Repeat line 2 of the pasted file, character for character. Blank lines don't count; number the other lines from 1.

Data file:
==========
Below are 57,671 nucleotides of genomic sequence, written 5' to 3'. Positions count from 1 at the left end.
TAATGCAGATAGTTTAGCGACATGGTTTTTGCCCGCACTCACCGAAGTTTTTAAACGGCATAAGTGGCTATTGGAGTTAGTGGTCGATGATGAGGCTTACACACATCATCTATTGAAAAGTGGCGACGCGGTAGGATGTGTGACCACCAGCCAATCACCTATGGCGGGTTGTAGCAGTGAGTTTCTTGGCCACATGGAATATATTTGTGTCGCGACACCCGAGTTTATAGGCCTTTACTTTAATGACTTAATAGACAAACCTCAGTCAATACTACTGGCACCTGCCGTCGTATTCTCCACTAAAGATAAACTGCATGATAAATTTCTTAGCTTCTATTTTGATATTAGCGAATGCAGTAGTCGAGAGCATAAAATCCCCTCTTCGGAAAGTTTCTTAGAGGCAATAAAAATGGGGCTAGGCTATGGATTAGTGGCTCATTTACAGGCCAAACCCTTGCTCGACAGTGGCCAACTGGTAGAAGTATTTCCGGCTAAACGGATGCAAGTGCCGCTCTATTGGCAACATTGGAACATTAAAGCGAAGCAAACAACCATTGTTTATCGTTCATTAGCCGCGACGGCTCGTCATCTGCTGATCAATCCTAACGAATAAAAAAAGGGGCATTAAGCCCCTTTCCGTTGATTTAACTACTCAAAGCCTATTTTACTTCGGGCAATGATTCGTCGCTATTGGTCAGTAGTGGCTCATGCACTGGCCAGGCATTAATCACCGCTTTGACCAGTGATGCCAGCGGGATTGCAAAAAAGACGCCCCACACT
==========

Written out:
TAATGCAGATAGTTTAGCGACATGGTTTTTGCCCGCACTCACCGAAGTTTTTAAACGGCATAAGTGGCTATTGGAGTTAGTGGTCGATGATGAGGCTTACACACATCATCTATTGAAAAGTGGCGACGCGGTAGGATGTGTGACCACCAGCCAATCACCTATGGCGGGTTGTAGCAGTGAGTTTCTTGGCCACATGGAATATATTTGTGTCGCGACACCCGAGTTTATAGGCCTTTACTTTAATGACTTAATAGACAAACCTCAGTCAATACTACTGGCACCTGCCGTCGTATTCTCCACTAAAGATAAACTGCATGATAAATTTCTTAGCTTCTATTTTGATATTAGCGAATGCAGTAGTCGAGAGCATAAAATCCCCTCTTCGGAAAGTTTCTTAGAGGCAATAAAAATGGGGCTAGGCTATGGATTAGTGGCTCATTTACAGGCCAAACCCTTGCTCGACAGTGGCCAACTGGTAGAAGTATTTCCGGCTAAACGGATGCAAGTGCCGCTCTATTGGCAACATTGGAACATTAAAGCGAAGCAAACAACCATTGTTTATCGTTCATTAGCCGCGACGGCTCGTCATCTGCTGATCAATCCTAACGAATAAAAAAAGGGGCATTAAGCCCCTTTCCGTTGATTTAACTACTCAAAGCCTATTTTACTTCGGGCAATGATTCGTCGCTATTGGTCAGTAGTGGCTCATGCACTGGCCAGGCATTAATCACCGCTTTGACCAGTGATGCCAGCGGGATTGCAAAAAAGACGCCCCACACT